Phantom Candidates and Ghost Newspapers
After the New York Times and other publications reported that newly elected Rep. George Santos probably didn’t descend from Holocaust survivors or run an animal-protection charity, or [gestures broadly] any of it, many suggested that it would have been more helpful for the press to dig into this before the election.
“This would all have been exposed before the election if local newspapers were not running on fumes,” tweeted former Senator Claire McCaskill.
A few news cycles later it emerged that actually the local press had reported on the Santos story. A local paper, the North Shore Leader, had declared that the Republican nominee was “most likely just a fabulist—a fake.”
So which is it: The triumph of the local press or a sign of its demise? More the latter, though for some surprising reasons.
Let’s start with the scoop. In September, the North Shore Leader reported that Santos’ financial disclosure form in 2020 claimed no assets over $5,000:
And his income was only just over $50,000 for the prior year, derived from a venture fund called “Harbor Hill Capital,” that was closed and seized in 2020 by US federal prosecutors as a “Ponzi Scheme.” Santos was the New York Director of that “fund.”
Now, in a filing dated September 6th, 2022, Santos claims his assets are now as much as $11 million, including personal bank accounts of between $1 million and $5 million; a Condo in Rio de Janeiro, Brazil, of between $500,000 and $1 million; and business interests of between $1 million and $5 million.
The paper, whose staff had been hearing rumors of various Santos concoctions for a while, followed up with that stinging editorial calling him a fraud.
Then . . . nothing happened. No other media outlets pursued the story. Not the six local TV stations or WNYC, or Politico, New York, the Times, the Daily News. Not even Newsday, the formerly-august news source for Long Island. Grant Lally, the publisher and owner of the North Shore Leader, told me he didn’t get a single call from another publication inquiring about it. “If this had run 25 years ago, it would have been gobbled up,” he said. “There’d have been 20 follow ups from Newsday and other publications and the weeklies.”
His reference to the weeklies is important. A couple of decades ago, many individual towns on Long Island had robust weekly papers that both did original reporting and amplified stories from other outlets. They’ve mostly merged into larger chains, and many don’t even have editorial offices in the covered towns anymore. For instance, a few days after the Times piece, the website of the Mineola American, which covers the county seat of Nassau County, still hadn’t mentioned the story. But maybe that’s not a surprise: The site hadn’t been updated since May.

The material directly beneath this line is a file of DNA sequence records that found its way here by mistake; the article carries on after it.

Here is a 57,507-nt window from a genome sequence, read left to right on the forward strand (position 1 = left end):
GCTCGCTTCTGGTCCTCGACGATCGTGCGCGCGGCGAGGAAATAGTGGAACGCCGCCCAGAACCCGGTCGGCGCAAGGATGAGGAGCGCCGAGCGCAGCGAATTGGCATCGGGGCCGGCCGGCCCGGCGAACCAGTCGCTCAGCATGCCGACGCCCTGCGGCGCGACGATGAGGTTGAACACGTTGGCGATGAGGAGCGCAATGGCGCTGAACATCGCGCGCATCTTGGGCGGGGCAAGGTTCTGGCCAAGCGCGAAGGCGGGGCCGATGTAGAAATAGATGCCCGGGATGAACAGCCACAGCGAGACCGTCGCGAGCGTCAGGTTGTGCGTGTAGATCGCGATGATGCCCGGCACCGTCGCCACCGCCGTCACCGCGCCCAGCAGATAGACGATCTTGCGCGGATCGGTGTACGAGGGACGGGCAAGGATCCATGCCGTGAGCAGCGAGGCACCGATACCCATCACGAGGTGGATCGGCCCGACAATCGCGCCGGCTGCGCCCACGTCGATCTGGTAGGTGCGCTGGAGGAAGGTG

Another part of this case, though, is the attention economy. Succeeding in media today requires doing good journalism and then building your own audience for it, and the North Shore Leader didn’t successfully disseminate their scoop. They didn’t mention their story on their Facebook or Instagram accounts (not updated since 2021), nor did they tweet about it, though that stems more from them not having a Twitter account. Which isn’t really surprising since the paper doesn’t have anyone working social media hard—in part because they’ve shrunk. “We lost half our advertising during COVID and most of it really hasn’t come back,” Lally explained.
In other words: The whole local media ecosystem is compromised. Even when someone manages to get a good story, the rest of the system can’t amplify it or pursue it. In the past, the food chain worked pretty reliably. If a small paper broke a story, it would be picked up by a bigger paper, or the Associated Press, which would prompt the TV stations and radio stations to dive in. Now the hyperlocal small newsrooms rarely do investigative work, and when they do, the bigger players don’t pay attention.